All in all, Republicans who used to enjoy a 54-to-46, four-vote margin over their Democratic counterparts have now lost that margin and now must count on Vice President-elect Dick1 Cheney to cast the constitutionally mandated tie-breaking vote if it ever becomes necessary. In the two election cycles since the Republican Revolution of 1994, the Republicans have been cut down each time. Democrats hope that they will become the majority party.

Observers note that the 107th Congress will be run with the campaigns of 2002 and 2004 constantly in view. The quickest way to guarantee a Democratically controlled 108th Congress is to portray the Republican-controlled 107th Congress as a do-nothing Congress and run a campaign purporting that nothing was achieved. The argument will be that, by returning the Democrats to power, the voters will be able to get rid of gridlock and have the representatives of the people return to doing the work of the people.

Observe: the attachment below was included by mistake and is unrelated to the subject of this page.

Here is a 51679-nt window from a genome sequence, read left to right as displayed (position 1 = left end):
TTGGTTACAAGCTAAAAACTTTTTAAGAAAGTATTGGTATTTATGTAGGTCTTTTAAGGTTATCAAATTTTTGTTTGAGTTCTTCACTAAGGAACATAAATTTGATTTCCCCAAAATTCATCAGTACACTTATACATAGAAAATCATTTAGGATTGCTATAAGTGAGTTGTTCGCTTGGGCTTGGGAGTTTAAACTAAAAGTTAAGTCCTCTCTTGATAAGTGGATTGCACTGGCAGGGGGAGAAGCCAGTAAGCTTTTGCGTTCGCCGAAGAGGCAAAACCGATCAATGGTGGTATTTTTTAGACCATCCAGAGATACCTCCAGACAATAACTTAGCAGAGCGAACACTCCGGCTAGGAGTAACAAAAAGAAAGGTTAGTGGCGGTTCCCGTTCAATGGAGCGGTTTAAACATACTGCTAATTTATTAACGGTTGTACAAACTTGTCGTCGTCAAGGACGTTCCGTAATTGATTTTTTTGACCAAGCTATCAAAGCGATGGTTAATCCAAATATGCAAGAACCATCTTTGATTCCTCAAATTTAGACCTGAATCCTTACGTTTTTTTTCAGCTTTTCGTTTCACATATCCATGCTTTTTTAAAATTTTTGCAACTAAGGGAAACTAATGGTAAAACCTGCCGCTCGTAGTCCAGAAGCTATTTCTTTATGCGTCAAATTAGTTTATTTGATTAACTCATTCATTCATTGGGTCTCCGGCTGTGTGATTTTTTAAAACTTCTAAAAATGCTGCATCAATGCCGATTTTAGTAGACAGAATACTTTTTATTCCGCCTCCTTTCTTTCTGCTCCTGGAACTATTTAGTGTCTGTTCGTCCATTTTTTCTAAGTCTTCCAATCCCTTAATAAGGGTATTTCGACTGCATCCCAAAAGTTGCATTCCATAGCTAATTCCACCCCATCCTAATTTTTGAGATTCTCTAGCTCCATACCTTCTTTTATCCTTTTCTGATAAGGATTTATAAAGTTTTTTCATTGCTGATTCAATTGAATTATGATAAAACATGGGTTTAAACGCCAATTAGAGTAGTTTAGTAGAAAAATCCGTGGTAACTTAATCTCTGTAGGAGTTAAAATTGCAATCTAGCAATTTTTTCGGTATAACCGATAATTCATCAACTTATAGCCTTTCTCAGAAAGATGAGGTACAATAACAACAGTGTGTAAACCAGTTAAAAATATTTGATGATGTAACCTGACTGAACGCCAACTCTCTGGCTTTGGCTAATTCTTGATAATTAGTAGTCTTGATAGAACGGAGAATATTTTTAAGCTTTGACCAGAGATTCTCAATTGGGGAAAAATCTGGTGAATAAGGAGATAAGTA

Though it is easy to say that nothing will be achieved in the nearly evenly split Congress, there is one strong force that can guarantee that work will be done. That force is the desire for power, namely presidential power. It will be impossible for any senator to run on the record of having accomplished nothing. It is hard to run a campaign — let alone a winning one — in which the candidate cannot name any major legislation that he fostered or co-sponsored for passage.

For Democrats and Republicans alike, the issues of job security and the achievement of higher office will require that work in the Senate be accomplished.

The first order of business the Senate will tackle will be the confirmation of Bush’s cabinet nominations. It is generally agreed that the majority of the nominees will be quickly confirmed with very little opposition, as is the tradition of letting a newly elected president assemble his team as he wishes.